Hand: Charm (wið fotcoþe, 72r), BL Cotton Galba A.xiv
- Charm (wið fotcoþe, 72r)
- BL Cotton Galba A.xiv
- Saec. xi1
- Catalogue Number
- Scragg 489
Stokes, English Vernacular Script, ca 990–ca 1035, Vol. 2 (PhD Thesis, University of Cambridge, 2006)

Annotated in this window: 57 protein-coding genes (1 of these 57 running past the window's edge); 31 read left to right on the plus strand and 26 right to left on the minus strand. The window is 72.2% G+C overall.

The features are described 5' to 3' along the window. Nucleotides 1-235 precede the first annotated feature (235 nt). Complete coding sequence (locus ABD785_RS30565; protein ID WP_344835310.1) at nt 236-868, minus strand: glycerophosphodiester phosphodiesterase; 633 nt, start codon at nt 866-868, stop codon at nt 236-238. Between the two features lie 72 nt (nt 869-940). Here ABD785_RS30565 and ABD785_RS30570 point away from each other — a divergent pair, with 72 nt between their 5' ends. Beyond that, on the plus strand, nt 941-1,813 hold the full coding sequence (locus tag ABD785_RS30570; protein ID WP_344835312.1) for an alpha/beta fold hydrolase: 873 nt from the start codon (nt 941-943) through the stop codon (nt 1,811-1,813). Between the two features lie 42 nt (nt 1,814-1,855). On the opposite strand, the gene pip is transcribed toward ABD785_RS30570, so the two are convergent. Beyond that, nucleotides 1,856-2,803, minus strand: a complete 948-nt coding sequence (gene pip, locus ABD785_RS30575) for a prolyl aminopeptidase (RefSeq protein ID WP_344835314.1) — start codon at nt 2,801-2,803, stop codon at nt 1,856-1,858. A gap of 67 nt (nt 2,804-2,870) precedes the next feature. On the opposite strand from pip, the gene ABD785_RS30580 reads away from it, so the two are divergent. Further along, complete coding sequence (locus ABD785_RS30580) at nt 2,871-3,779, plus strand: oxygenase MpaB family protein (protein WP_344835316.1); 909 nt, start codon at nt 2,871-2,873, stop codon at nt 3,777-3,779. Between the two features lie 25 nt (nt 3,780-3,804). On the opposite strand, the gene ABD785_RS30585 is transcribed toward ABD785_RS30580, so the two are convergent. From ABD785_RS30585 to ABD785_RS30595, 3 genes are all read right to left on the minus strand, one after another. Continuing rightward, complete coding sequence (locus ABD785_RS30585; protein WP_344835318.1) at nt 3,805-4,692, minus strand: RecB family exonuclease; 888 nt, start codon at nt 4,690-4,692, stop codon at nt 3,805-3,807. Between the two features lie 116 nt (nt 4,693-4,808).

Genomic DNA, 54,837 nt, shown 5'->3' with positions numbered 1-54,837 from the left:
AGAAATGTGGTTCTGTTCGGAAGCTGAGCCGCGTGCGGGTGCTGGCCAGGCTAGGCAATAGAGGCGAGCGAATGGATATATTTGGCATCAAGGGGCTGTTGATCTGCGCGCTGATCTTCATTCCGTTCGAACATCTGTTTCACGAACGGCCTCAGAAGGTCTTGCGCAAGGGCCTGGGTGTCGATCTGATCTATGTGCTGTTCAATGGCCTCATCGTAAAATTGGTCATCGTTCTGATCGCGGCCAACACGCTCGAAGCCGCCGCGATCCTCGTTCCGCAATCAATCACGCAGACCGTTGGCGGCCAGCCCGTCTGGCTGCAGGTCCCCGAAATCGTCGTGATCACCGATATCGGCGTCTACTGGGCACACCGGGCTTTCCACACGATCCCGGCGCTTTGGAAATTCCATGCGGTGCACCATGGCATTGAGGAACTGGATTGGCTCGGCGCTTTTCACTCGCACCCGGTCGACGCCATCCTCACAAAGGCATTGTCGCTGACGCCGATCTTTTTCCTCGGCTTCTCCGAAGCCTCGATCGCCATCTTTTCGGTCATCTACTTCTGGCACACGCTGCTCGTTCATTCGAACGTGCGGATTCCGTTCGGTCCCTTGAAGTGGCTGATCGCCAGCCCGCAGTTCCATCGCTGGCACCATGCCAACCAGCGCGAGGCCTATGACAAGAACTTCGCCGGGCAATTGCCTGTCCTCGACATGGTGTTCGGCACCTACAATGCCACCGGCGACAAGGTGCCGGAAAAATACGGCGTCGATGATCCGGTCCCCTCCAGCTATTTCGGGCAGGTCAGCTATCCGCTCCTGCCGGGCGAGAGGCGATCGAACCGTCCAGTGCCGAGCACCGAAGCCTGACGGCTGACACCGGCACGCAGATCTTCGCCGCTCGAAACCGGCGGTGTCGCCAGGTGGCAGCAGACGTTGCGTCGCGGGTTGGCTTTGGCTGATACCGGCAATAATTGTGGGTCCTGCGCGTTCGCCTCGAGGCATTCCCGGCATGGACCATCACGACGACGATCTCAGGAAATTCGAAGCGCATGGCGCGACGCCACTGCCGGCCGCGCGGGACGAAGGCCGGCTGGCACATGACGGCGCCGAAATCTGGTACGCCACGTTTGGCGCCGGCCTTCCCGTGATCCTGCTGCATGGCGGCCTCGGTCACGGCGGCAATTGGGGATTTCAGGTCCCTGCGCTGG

This text is very hard to discern due to fire-damage. A very thick pen was used with very little shading, but the hand is fairly regular, and the cue-height is level. Ascenders are about the length of minims and have small wedges, and descenders are of similar length or slightly longer. Minims have wedges and have horizontal ticks for feet. Semi-Caroline a was used with a steep, thick back and a small angular head which only just extends above the body. Only one occurrence of æ is found (ærest) and this is now almost entirely obscured. Round c was used. The back of d is thick, straight, fairly long, and angled at about 60°. Round e is found, the lower curve being fairly long, the tongue fairly high, angled up, and turned up at the tip, and the hook also rounded. The tongue of f is flat, as is the top of g. The mid-section of g is small and hangs from the centre; it extends slightly left but then curves down and well back to the right, and the tail forms a small rounded but open hook to the right of centre. The shoulders of h, m, and n are fairly rounded, but those of r are more angular even though the down-stroke is angled out slightly to the right. Low s is found, the hook of which branches below cue-height. No y is found. Ker’s and Muir’s transcriptions both indicate that the conventional distinction was followed between þ and ð, but ð only occurs twice, both in the word wið, and neither example is visible on microfilm. Ker, Catalogue, p. 200 (no. 157); A Pre-Conquest Prayer-Book, ed. by Muir, p. 89. The top of 7 is hooked up at the left, rises fairly steeply on the right, and then turns straight down.